Greece (Brussels Morning)The establishment of a joint defense venture between Ukraine and German arms manufacturer Rheinmetall AG represents an important step forward in Ukrainian attempts to boost its military capabilities and progress during the ongoing conflict with Russia.
Prime Minister Denys Shmyhal stressed that the venture will deepen Ukraine-German collaboration, bringing it to a “qualitatively new level.” This collaboration is considered as a step toward Ukraine developing stronger defense capabilities with the help of Western allies.
Ukraine’s Minister of Strategic Industries, Oleksander Kamyshyn, has stated his intention to begin local manufacturing of Western weaponry. This action indicates Ukraine’s aim to fulfill its own military demand and retain a level of self-reliance in military manufacturing, especially given the 20-month-long conflict.
Ukraine‘s broader deal-making policy shows that the country is gradually looking to become a worthy ally in NATO and the EU and not just a state that will always ask for assistance.
Developing a strong local armaments industry may significantly enhance the Ukrainian economy. The military industry frequently creates high-skilled jobs, research and development possibilities, and export potential. This can help Ukraine’s economic growth and stability.
Ukraine needed a steady supply of ammunition and military equipment to assist its counteroffensive attempts in the continuing war with Russia. By partnering with Western arms producers, Ukraine may be able to speed up the manufacturing and supply of vital ammunition and equipment to its front-line soldiers.
“Ukraine is in such a phase of the defense marathon when it is very important, critical to go forward without retreating. Results from the frontline are needed daily,” Zelenskiy told to executives representing more than 250 Western weapons producers one month ago.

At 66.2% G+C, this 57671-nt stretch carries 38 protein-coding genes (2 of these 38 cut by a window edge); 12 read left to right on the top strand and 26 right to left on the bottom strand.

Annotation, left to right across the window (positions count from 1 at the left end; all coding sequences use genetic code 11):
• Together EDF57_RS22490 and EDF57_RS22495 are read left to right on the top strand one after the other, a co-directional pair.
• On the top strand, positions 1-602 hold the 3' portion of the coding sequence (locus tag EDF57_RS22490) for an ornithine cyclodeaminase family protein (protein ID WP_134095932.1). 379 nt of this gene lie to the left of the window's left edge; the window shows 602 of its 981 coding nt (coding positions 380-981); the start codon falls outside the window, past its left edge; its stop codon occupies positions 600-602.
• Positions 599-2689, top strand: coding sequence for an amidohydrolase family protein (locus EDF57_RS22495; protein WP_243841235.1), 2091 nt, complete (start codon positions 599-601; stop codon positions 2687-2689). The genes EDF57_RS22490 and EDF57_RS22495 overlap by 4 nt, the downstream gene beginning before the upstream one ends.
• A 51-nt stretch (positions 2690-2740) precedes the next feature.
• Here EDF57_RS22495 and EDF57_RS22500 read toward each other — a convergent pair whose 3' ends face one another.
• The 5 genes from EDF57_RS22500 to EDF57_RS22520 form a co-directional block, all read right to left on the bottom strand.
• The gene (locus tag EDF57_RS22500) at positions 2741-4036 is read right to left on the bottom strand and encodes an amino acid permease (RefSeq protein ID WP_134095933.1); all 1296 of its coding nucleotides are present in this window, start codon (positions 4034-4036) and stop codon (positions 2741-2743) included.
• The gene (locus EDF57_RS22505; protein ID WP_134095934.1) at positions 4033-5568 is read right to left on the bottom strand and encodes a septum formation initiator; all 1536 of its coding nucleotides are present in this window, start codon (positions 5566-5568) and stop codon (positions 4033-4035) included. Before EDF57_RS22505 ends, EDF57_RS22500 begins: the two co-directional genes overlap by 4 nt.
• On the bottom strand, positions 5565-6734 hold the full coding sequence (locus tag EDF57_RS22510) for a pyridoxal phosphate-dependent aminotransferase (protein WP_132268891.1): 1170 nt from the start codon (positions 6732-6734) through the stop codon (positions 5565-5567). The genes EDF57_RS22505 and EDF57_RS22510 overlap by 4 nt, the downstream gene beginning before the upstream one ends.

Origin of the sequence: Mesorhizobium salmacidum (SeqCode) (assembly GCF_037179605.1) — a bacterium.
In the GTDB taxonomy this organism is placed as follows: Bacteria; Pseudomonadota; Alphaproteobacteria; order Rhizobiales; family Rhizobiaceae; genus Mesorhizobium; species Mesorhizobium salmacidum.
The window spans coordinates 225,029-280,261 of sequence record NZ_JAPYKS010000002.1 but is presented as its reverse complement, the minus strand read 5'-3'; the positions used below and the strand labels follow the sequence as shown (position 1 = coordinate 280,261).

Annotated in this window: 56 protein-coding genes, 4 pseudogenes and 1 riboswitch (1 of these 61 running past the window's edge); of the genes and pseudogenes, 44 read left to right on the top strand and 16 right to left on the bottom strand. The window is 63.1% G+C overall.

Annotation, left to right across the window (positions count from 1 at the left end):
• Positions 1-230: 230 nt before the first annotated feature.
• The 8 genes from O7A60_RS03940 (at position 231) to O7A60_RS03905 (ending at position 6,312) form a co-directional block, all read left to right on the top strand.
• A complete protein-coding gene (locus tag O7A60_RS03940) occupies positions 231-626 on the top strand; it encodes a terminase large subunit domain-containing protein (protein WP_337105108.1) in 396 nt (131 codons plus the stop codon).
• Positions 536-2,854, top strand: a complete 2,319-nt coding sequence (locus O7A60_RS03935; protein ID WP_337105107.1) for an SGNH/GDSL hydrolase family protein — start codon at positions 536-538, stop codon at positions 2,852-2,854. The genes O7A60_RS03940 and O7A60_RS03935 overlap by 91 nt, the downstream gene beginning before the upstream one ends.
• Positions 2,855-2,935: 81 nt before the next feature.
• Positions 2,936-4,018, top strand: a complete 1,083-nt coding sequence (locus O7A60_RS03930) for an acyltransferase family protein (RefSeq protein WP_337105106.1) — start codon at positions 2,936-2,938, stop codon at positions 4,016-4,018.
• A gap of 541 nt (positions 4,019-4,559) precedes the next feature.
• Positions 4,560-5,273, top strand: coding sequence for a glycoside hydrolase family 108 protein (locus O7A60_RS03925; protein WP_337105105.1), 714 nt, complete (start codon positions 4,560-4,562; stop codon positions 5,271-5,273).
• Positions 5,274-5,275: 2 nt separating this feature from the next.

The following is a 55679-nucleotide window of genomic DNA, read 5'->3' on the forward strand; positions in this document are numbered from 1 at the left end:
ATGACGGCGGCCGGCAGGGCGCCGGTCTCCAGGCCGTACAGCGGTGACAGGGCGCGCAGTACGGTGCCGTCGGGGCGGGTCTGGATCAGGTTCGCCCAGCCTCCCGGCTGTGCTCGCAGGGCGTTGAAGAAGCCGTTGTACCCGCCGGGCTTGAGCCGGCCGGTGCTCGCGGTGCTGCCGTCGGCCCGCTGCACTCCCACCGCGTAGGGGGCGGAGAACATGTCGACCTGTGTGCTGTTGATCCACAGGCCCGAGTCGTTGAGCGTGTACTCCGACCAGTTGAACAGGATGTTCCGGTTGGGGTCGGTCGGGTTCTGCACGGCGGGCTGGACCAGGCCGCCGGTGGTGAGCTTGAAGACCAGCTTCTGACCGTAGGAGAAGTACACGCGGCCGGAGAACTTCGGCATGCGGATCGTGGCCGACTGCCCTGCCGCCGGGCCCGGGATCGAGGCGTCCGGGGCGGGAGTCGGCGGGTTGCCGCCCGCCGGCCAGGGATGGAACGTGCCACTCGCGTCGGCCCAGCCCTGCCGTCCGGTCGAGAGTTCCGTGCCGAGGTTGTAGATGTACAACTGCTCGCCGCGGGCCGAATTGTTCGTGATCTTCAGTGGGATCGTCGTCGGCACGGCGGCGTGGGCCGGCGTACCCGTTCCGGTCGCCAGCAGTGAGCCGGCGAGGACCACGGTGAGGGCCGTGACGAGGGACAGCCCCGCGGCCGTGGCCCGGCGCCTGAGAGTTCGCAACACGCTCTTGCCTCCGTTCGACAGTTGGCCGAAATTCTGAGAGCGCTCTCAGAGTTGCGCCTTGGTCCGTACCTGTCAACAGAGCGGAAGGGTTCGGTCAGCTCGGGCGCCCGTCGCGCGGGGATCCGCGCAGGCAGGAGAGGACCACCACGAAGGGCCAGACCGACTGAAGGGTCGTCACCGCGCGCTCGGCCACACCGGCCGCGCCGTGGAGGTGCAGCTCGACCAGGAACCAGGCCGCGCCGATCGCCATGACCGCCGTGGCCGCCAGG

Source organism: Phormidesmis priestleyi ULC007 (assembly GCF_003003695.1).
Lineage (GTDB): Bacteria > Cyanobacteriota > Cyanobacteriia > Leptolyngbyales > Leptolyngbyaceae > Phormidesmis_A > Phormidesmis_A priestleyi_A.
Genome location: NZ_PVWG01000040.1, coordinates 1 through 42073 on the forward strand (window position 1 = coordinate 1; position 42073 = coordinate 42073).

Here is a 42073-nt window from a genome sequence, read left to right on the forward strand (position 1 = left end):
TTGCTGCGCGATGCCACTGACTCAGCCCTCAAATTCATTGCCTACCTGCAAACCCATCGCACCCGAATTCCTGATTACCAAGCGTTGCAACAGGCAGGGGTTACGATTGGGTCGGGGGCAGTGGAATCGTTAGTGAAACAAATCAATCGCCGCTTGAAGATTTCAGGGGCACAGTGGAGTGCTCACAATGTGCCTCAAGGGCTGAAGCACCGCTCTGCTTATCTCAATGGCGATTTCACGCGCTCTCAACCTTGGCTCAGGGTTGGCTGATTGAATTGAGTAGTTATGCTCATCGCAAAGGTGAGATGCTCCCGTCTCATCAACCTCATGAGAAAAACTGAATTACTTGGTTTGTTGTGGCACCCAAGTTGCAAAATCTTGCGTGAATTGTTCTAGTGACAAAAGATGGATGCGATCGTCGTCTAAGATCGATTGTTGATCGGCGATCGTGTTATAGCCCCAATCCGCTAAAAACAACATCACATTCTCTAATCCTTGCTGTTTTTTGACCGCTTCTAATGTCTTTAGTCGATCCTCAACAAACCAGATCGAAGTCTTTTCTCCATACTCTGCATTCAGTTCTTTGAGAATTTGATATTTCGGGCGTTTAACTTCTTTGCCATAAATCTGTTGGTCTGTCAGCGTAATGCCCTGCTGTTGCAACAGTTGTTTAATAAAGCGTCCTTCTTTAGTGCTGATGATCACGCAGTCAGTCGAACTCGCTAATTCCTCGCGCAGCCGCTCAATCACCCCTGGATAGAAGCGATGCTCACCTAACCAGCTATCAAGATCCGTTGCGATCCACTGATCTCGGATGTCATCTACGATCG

President Volodymyr Zelenskiy’s announcement to turn Ukraine’s defense industry into a “large military hub” by partnering with Western weapons manufacturers reflects Ukraine’s strategic shift towards enhancing its defense capabilities and self-sufficiency.
“It will be a mutually beneficial partnership. I think it is a good time and place to create a large military hub,” Zelenskiy said during a separate meeting with U.S., British, Czech, German, French, Swedish, and Turkish weapons producers.
Made in Ukraine
The Ukrainians recognize that they will have to upgrade their production line to be able to meet the next day not of war, but of counterattack.
“Signing the agreements and establishing a legal entity in Ukraine builds on our existing trust and support and paves the way for us to work together to provide more direct support to the Ukrainian armed forces,” BAE’s Woodburn said in a statement.
The move will allow BAE to engage directly with Kyiv to identify possible partners for a proposal to eventually manufacture 105mm light guns, a kind of artillery weapon, in Ukraine, as well as better understand Ukraine’s capabilities requirements. BAE, the UK’s largest defense contractor, has produced much of the equipment supplied to Ukraine by the UK and other nations.
During June Western defense companies were interested in making weapons in Ukraine – but not until after the war. This is about to change as the arms industry is not about to leave the Ukrainian market untapped. Not only in terms of production but also supply chain and human resources. The new Ukrainian economy will rely heavily on its defense industry and on exports of weapons left over from the war.
Last March, EU nations committed to supplying a million artillery rounds to Ukraine over the next year as part of a production-boosting scheme. Ukraine may require up to 1.5 million shells per year to continue its combat effort.
In an interview with Politico, Ukraine’s Minister for Strategic Industries Oleksandr Kamyshin stated that Western countries needed to accelerate production of missiles, shells, and military drones as close to frontlines as possible.
“The free world should be producing enough to protect itself,” Kamyshin said, on a mission to the German capital to persuade arms producers to invest in war-ravaged Ukraine. “That’s why we have to produce more and better weapons to stay safe.”
Brussels continues to support Ukraine and is committed to providing a number of arms that are in line with NATO and its Allies. The war in Ukraine unfortunately did not promote the completion of the project of a European Army, but unfortunately the regression of an Army of Europe to the main supplier of NATO. Which doesn’t help NATO in the long run either.